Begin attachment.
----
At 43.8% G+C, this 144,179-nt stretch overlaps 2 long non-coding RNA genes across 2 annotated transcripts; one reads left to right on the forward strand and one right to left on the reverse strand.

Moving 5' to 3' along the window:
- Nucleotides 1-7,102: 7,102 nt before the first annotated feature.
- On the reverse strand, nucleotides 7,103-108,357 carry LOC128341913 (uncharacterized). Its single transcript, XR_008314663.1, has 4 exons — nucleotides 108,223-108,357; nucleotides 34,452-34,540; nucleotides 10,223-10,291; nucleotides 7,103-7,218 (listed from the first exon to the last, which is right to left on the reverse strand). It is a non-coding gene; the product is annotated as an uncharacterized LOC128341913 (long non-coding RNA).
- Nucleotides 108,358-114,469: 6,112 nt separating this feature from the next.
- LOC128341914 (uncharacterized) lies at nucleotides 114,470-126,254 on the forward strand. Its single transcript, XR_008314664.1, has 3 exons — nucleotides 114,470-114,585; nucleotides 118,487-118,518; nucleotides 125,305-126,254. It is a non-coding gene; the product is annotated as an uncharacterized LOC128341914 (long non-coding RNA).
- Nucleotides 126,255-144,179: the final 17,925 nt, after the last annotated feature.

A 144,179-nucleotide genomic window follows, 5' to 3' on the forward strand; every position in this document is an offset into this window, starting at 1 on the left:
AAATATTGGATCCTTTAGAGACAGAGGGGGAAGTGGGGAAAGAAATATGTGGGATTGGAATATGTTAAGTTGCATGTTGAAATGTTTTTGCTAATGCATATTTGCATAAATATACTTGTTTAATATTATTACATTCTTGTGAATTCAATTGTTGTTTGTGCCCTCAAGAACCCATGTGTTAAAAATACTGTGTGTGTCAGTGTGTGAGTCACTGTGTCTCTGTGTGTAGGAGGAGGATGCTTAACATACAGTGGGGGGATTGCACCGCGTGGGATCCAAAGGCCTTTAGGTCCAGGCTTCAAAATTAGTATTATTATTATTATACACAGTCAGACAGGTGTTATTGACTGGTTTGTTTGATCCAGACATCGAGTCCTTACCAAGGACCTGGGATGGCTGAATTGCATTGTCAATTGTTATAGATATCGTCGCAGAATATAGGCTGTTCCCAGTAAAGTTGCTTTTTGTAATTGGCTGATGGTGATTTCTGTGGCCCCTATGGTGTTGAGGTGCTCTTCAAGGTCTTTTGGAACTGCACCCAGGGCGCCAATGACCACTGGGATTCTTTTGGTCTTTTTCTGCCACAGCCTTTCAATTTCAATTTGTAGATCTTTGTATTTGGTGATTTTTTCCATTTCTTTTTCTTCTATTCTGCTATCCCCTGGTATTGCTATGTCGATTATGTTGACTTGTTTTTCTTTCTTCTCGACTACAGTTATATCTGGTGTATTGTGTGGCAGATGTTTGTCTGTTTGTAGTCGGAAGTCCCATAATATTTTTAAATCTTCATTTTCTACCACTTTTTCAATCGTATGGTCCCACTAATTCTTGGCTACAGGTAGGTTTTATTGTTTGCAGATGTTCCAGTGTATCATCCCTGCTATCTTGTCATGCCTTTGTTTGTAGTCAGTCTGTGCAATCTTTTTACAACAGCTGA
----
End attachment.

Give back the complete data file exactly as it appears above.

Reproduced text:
At 43.8% G+C, this 144,179-nt stretch overlaps 2 long non-coding RNA genes across 2 annotated transcripts; one reads left to right on the forward strand and one right to left on the reverse strand.

Moving 5' to 3' along the window:
- Nucleotides 1-7,102: 7,102 nt before the first annotated feature.
- On the reverse strand, nucleotides 7,103-108,357 carry LOC128341913 (uncharacterized). Its single transcript, XR_008314663.1, has 4 exons — nucleotides 108,223-108,357; nucleotides 34,452-34,540; nucleotides 10,223-10,291; nucleotides 7,103-7,218 (listed from the first exon to the last, which is right to left on the reverse strand). It is a non-coding gene; the product is annotated as an uncharacterized LOC128341913 (long non-coding RNA).
- Nucleotides 108,358-114,469: 6,112 nt separating this feature from the next.
- LOC128341914 (uncharacterized) lies at nucleotides 114,470-126,254 on the forward strand. Its single transcript, XR_008314664.1, has 3 exons — nucleotides 114,470-114,585; nucleotides 118,487-118,518; nucleotides 125,305-126,254. It is a non-coding gene; the product is annotated as an uncharacterized LOC128341914 (long non-coding RNA).
- Nucleotides 126,255-144,179: the final 17,925 nt, after the last annotated feature.

A 144,179-nucleotide genomic window follows, 5' to 3' on the forward strand; every position in this document is an offset into this window, starting at 1 on the left:
AAATATTGGATCCTTTAGAGACAGAGGGGGAAGTGGGGAAAGAAATATGTGGGATTGGAATATGTTAAGTTGCATGTTGAAATGTTTTTGCTAATGCATATTTGCATAAATATACTTGTTTAATATTATTACATTCTTGTGAATTCAATTGTTGTTTGTGCCCTCAAGAACCCATGTGTTAAAAATACTGTGTGTGTCAGTGTGTGAGTCACTGTGTCTCTGTGTGTAGGAGGAGGATGCTTAACATACAGTGGGGGGATTGCACCGCGTGGGATCCAAAGGCCTTTAGGTCCAGGCTTCAAAATTAGTATTATTATTATTATACACAGTCAGACAGGTGTTATTGACTGGTTTGTTTGATCCAGACATCGAGTCCTTACCAAGGACCTGGGATGGCTGAATTGCATTGTCAATTGTTATAGATATCGTCGCAGAATATAGGCTGTTCCCAGTAAAGTTGCTTTTTGTAATTGGCTGATGGTGATTTCTGTGGCCCCTATGGTGTTGAGGTGCTCTTCAAGGTCTTTTGGAACTGCACCCAGGGCGCCAATGACCACTGGGATTCTTTTGGTCTTTTTCTGCCACAGCCTTTCAATTTCAATTTGTAGATCTTTGTATTTGGTGATTTTTTCCATTTCTTTTTCTTCTATTCTGCTATCCCCTGGTATTGCTATGTCGATTATGTTGACTTGTTTTTCTTTCTTCTCGACTACAGTTATATCTGGTGTATTGTGTGGCAGATGTTTGTCTGTTTGTAGTCGGAAGTCCCATAATATTTTTAAATCTTCATTTTCTACCACTTTTTCAATCGTATGGTCCCACTAATTCTTGGCTACAGGTAGGTTTTATTGTTTGCAGATGTTCCAGTGTATCATCCCTGCTATCTTGTCATGCCTTTGTTTGTAGTCAGTCTGTGCAATCTTTTTACAACAGCTGA